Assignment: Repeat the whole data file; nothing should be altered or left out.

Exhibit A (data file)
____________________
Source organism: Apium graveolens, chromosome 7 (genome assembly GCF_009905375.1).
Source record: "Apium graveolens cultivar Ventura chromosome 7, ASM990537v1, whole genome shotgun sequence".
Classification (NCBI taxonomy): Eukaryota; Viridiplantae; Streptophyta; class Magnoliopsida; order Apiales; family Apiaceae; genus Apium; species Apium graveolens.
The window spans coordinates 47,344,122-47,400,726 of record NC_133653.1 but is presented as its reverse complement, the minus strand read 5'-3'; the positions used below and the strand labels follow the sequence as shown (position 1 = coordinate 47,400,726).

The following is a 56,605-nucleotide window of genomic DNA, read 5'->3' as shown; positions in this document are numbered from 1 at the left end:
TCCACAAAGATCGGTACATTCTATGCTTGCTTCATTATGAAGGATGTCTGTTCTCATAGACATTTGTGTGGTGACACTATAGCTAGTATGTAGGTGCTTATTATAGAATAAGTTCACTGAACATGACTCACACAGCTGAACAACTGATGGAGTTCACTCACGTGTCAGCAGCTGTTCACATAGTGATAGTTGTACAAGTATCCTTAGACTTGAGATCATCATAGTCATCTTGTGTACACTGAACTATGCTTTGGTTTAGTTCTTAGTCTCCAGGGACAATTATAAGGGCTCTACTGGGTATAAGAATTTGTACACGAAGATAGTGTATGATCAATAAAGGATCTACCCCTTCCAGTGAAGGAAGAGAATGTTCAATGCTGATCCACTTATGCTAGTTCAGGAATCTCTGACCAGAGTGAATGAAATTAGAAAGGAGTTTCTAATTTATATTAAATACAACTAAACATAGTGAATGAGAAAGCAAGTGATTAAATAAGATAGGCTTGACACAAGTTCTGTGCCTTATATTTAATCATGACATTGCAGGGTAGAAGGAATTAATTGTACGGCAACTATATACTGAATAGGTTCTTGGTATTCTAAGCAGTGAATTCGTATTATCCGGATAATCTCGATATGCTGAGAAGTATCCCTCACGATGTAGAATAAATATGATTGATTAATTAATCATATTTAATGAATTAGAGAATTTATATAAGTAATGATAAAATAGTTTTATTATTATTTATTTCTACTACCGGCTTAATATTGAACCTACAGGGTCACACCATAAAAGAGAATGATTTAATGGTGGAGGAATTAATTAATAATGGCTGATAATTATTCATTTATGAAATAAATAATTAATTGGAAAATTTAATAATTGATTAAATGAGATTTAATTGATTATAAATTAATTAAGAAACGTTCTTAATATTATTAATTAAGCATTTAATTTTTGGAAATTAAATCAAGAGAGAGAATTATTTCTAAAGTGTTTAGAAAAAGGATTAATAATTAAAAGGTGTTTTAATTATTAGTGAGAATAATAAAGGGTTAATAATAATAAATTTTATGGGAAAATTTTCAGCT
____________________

Source organism: Apium graveolens, chromosome 7 (genome assembly GCF_009905375.1).
Source record: "Apium graveolens cultivar Ventura chromosome 7, ASM990537v1, whole genome shotgun sequence".
Classification (NCBI taxonomy): Eukaryota; Viridiplantae; Streptophyta; class Magnoliopsida; order Apiales; family Apiaceae; genus Apium; species Apium graveolens.
The window spans coordinates 47,344,122-47,400,726 of record NC_133653.1 but is presented as its reverse complement, the minus strand read 5'-3'; the positions used below and the strand labels follow the sequence as shown (position 1 = coordinate 47,400,726).

The following is a 56,605-nucleotide window of genomic DNA, read 5'->3' as shown; positions in this document are numbered from 1 at the left end:
TCCACAAAGATCGGTACATTCTATGCTTGCTTCATTATGAAGGATGTCTGTTCTCATAGACATTTGTGTGGTGACACTATAGCTAGTATGTAGGTGCTTATTATAGAATAAGTTCACTGAACATGACTCACACAGCTGAACAACTGATGGAGTTCACTCACGTGTCAGCAGCTGTTCACATAGTGATAGTTGTACAAGTATCCTTAGACTTGAGATCATCATAGTCATCTTGTGTACACTGAACTATGCTTTGGTTTAGTTCTTAGTCTCCAGGGACAATTATAAGGGCTCTACTGGGTATAAGAATTTGTACACGAAGATAGTGTATGATCAATAAAGGATCTACCCCTTCCAGTGAAGGAAGAGAATGTTCAATGCTGATCCACTTATGCTAGTTCAGGAATCTCTGACCAGAGTGAATGAAATTAGAAAGGAGTTTCTAATTTATATTAAATACAACTAAACATAGTGAATGAGAAAGCAAGTGATTAAATAAGATAGGCTTGACACAAGTTCTGTGCCTTATATTTAATCATGACATTGCAGGGTAGAAGGAATTAATTGTACGGCAACTATATACTGAATAGGTTCTTGGTATTCTAAGCAGTGAATTCGTATTATCCGGATAATCTCGATATGCTGAGAAGTATCCCTCACGATGTAGAATAAATATGATTGATTAATTAATCATATTTAATGAATTAGAGAATTTATATAAGTAATGATAAAATAGTTTTATTATTATTTATTTCTACTACCGGCTTAATATTGAACCTACAGGGTCACACCATAAAAGAGAATGATTTAATGGTGGAGGAATTAATTAATAATGGCTGATAATTATTCATTTATGAAATAAATAATTAATTGGAAAATTTAATAATTGATTAAATGAGATTTAATTGATTATAAATTAATTAAGAAACGTTCTTAATATTATTAATTAAGCATTTAATTTTTGGAAATTAAATCAAGAGAGAGAATTATTTCTAAAGTGTTTAGAAAAAGGATTAATAATTAAAAGGTGTTTTAATTATTAGTGAGAATAATAAAGGGTTAATAATAATAAATTTTATGGGAAAATTTTCAGCT